Nut tsunami: Hazelnut growers open new, state-of-the-art processing facility

September, 2018 Posted in Community
HGO Ribbon Cutting-1

In an Aug. 15 ceremony, Hazelnut Growers of Oregon CEO Tim Ramsey, Customer Care Manager Debbie Hitchcock, Mark Nonnenmacher from Northwest Farm Credit Services, Operations Manager Jason Costa, Grower Relations Manager Tim Aman, VP Sales & Marketing Patrick Gabrish, Donald Mayor Rick Olmstead, and COO Randy Moore cut the ribbon for a state-of-the-art 120,000 sq. ft. hazelnut processing facility.

By James Day

Hazelnuts. Millions of hazelnuts, perhaps billions and trillions of hazelnuts. The math gets daunting and you run out of fingers and toes.

“By the beginning of October it will be all hands on deck,” said Jason Costa, plant manager for the Hazelnut Growers of Oregon. “It’s going to be a tsunami of nuts.”

On a nice flat piece of ground amid the lush farm fields of Donald in north Marion County a 120,000-square-foot expression of confidence in the state’s hazelnut industry is getting ready to reel in, sort, shell, weigh, steam, slice, dice, box and ship out as a player in a vast international market.

“It was built for the future, definitely,” said Tim Aman, a long-time Hazelnut Growers of Oregon member whose family planted its first trees in the Mount Angel area in 1968. “The new plant will open doors for new growers coming in.”

The Oregon hazelnut crop was 31,000 tons last year. It is projected to be 56,000 by the time the processing for this year’s crop is completed at the end of October. And association officials are projecting 96,000 tons by 2025.

“We’re pressing to develop more products that use hazelnuts,” said Patrick Gabrish, senior vice president of sales and marketing for the Hazelnut Growers of Oregon. “If anything we want more nuts to come through here.”

Facility tour
Here is a look at some of the features of the new processing facility, courtesy of a tour Our Town and other media outlets received from Gabrish and Costa.

We start in an open area behind the building that is not included in that 120,000-square-foot total. Four massive galvanized silos rise into the summer sky. Each can hold nearly 2.7 million pounds of nuts. That’s four times the capacity of the facility in Cornelius (Washington County) that the Donald plant is replacing. The silos have giant spiral attachments running down the middle, which prevents the nuts from getting damaged upon entering the silo.

Everywhere the scale is immense: 30-foot ceilings, massive conveyors, elevators and bins. Storage areas the size of airplane hangars, cooled to 55 degrees, that can handle thousands of the field boxes chock full of more than 2,000 pounds of nuts.

A state-of-the-art steam pasteurization unit, one of the few pieces of equipment that made the move from Cornelius. Everything is ultra-clean.

For the association it’s all about finding new ways to serve its customers. China, a huge market for hazelnuts, prefers to receive its nuts in the shell. Done… there’s an in-shell processing area. Size also matters. The facility can produce six different sizes of nuts.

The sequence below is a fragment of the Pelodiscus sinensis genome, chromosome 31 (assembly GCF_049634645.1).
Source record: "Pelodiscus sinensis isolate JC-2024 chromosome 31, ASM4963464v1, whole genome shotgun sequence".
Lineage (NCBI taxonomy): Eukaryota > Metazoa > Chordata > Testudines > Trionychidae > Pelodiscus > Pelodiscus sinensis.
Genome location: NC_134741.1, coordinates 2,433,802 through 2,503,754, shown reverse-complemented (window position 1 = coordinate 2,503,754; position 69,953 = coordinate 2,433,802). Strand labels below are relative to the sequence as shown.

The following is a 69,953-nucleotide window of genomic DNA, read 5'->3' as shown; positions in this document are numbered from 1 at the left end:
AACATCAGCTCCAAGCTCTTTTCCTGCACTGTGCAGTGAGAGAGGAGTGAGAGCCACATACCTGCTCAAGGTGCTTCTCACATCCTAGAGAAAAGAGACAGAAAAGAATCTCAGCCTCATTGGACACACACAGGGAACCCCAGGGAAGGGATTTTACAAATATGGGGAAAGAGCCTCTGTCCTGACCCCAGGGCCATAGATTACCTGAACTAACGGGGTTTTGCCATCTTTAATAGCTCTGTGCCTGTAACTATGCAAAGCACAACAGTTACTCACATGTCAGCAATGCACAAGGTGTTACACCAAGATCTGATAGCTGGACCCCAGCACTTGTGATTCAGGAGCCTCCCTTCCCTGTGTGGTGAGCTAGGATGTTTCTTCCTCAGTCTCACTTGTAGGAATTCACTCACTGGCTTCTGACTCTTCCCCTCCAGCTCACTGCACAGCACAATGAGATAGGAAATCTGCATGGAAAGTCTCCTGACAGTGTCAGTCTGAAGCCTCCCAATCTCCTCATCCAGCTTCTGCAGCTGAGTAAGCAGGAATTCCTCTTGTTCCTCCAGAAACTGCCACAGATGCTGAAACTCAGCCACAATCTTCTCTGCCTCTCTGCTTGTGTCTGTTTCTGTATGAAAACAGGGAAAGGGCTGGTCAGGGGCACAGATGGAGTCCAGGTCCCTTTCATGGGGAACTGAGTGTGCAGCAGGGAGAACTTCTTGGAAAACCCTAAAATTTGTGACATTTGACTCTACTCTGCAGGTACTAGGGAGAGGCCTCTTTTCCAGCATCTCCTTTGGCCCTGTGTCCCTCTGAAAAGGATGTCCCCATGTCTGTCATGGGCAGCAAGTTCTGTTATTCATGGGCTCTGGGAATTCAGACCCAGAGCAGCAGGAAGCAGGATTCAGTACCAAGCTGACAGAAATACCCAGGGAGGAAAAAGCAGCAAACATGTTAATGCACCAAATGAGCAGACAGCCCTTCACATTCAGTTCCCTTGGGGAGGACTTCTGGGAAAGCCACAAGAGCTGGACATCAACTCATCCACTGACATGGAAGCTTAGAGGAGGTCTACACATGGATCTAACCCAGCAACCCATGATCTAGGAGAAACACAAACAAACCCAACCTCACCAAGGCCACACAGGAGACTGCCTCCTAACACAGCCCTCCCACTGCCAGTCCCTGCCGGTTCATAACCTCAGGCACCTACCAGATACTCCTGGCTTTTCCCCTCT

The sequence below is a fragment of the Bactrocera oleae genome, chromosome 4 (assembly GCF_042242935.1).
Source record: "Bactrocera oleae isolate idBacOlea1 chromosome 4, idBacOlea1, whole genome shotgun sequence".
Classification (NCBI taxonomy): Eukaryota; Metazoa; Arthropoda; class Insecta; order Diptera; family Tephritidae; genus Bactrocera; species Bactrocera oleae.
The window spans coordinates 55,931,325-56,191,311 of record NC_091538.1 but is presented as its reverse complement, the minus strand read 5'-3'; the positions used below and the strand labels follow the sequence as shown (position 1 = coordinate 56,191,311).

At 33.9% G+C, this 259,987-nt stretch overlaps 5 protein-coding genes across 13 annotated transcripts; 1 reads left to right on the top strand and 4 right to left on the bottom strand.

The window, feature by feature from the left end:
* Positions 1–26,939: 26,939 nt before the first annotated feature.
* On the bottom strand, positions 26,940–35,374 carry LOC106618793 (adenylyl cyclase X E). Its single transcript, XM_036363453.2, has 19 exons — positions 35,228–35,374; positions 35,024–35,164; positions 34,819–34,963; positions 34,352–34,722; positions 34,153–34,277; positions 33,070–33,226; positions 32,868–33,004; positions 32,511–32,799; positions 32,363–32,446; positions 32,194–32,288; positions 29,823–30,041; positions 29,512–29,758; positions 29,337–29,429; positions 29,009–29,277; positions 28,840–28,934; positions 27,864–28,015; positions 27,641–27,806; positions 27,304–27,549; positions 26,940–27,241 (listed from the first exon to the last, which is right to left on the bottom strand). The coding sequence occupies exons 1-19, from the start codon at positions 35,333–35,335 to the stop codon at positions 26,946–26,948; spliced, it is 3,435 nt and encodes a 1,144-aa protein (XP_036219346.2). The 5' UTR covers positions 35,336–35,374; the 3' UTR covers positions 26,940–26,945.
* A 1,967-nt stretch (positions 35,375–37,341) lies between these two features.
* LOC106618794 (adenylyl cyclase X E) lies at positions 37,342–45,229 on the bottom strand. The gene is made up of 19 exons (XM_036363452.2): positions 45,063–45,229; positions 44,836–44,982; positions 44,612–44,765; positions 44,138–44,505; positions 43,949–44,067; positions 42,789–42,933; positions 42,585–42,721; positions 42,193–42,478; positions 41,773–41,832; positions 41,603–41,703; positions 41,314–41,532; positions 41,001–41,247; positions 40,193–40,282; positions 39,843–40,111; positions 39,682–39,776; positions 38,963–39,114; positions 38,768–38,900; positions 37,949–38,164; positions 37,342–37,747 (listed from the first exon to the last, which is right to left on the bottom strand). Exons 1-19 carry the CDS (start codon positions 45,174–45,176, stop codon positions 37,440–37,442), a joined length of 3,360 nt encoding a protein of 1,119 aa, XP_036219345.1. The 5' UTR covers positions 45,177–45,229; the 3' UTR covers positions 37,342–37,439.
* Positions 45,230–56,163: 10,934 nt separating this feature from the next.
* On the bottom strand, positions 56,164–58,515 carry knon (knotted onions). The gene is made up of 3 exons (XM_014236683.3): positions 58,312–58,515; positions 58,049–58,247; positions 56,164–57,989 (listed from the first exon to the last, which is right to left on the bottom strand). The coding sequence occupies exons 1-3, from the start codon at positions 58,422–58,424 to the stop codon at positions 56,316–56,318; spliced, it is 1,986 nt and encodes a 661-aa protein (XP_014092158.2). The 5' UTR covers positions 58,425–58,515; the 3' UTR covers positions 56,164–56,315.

“We can manipulate the process to get the right size for our customers,” Costa said. “We dry it, we roast it and we package it. We can make butter, we can dice it and slice it. This is the most modern technology in the country. We get everything at the right temperature and the right texture and dial in to what our customers want. Older technology didn’t give you as much control.

“It’s kind of like coffee. If you want a dark roast we can do that. Medium roast? We can do that, too.”

The facility, which Gabrish said cost more than $20 million, was paid for by members of the association, which was founded 34 years ago. Most of the crop that the plant will process in the coming years will be grown by members, but the facility will process the crops of non-association farmers.

Most of the facility is heavily automated, but the tour guides also take us through a tiny room (for a 120,000-square-foot factory) where the final inspections take place. Four conveyor belts are monitored by human inspectors, trained and certified by the Oregon Department of Agriculture.

“That’s the final quality check,” Costa said. “They inspect the nuts, look for defects, make sure they are the right size. Then it goes out and we package it.”

Oregon rules
Oregon is the leading hazelnut grower in the United States, producing 99 percent of the country’s crop. Worldwide hazelnut territories are confined to land close to the 45th parallel. Other players are Italy, Turkey, Azerbaijan and the Republic of Georgia, according to Gabrish.

Aman, the Mount Angel farmer, has more than 220 acres in hazelnuts. He and his brothers Tom and Kevin farm 75 of the acres and lease the rest. They used to grow ryegrass seed, sugar beet seed and dried flowers. About 80 acres of their holdings are not yet nut-bearing, a process which takes four years.

Aman also is a hazelnut promoter and mentor, with a hazelnut nursery of 120,000 trees. He also tries to be “an information conduit to the industry.”

“There is a lot of pride in knowing that co-op nuts are in Trader Joe’s and Fred Meyer. Maybe we can get Costco in the future. We’re excited about all of the options that are out there.”

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